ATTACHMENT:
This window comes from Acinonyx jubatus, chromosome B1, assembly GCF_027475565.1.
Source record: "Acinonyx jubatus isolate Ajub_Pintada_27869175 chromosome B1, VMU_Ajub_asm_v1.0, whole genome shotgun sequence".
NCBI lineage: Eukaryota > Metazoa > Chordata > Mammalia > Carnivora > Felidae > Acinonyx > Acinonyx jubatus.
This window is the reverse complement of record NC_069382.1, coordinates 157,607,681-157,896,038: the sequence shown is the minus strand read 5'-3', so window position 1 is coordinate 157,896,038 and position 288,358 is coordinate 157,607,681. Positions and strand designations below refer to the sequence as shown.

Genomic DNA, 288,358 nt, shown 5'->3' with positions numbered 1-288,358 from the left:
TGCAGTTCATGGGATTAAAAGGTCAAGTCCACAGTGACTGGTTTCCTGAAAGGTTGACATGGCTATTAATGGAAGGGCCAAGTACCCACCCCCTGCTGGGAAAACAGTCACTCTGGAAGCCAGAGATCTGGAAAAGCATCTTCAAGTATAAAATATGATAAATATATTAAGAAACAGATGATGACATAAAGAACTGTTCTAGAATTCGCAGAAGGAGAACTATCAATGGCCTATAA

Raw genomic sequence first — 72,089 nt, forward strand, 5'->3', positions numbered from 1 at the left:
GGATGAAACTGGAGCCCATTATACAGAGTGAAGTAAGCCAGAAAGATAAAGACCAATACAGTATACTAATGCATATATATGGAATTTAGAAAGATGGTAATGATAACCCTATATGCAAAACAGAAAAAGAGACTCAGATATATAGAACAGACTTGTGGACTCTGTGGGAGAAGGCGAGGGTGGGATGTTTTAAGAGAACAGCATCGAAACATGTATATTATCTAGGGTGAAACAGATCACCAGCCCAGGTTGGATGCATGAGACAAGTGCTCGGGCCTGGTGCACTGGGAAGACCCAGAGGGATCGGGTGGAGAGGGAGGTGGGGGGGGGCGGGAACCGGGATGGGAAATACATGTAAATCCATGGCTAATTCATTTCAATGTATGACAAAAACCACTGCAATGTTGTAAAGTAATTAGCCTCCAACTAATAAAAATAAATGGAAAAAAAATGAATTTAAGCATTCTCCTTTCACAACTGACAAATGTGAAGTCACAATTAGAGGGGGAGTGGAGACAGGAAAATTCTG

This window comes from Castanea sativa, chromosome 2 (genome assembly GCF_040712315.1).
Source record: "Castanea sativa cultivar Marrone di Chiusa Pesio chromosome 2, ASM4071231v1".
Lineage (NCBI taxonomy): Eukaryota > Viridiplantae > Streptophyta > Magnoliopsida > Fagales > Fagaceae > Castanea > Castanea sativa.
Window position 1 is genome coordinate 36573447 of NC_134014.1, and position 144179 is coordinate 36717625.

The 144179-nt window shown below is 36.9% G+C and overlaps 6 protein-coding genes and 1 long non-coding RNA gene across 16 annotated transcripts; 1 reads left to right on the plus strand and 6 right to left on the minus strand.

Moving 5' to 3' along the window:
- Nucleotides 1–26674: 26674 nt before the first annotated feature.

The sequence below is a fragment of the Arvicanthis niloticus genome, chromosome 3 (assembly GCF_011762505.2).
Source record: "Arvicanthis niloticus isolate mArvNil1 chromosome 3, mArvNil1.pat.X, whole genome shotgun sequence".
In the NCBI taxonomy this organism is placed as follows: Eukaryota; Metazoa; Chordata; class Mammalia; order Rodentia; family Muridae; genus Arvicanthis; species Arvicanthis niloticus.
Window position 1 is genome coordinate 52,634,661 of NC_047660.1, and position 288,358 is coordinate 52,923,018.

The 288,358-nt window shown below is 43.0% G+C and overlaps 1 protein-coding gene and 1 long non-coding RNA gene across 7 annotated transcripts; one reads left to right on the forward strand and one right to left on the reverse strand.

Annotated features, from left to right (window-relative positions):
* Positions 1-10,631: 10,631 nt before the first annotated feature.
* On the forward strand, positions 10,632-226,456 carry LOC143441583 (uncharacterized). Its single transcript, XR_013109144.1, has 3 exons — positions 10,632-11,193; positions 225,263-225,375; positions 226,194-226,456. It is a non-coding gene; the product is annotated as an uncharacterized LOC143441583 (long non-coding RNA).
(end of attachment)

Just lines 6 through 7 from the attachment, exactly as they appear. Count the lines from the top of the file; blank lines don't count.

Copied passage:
TGCAGTTCATGGGATTAAAAGGTCAAGTCCACAGTGACTGGTTTCCTGAAAGGTTGACATGGCTATTAATGGAAGGGCCAAGTACCCACCCCCTGCTGGGAAAACAGTCACTCTGGAAGCCAGAGATCTGGAAAAGCATCTTCAAGTATAAAATATGATAAATATATTAAGAAACAGATGATGACATAAAGAACTGTTCTAGAATTCGCAGAAGGAGAACTATCAATGGCCTATAA

Raw genomic sequence first — 72,089 nt, forward strand, 5'->3', positions numbered from 1 at the left: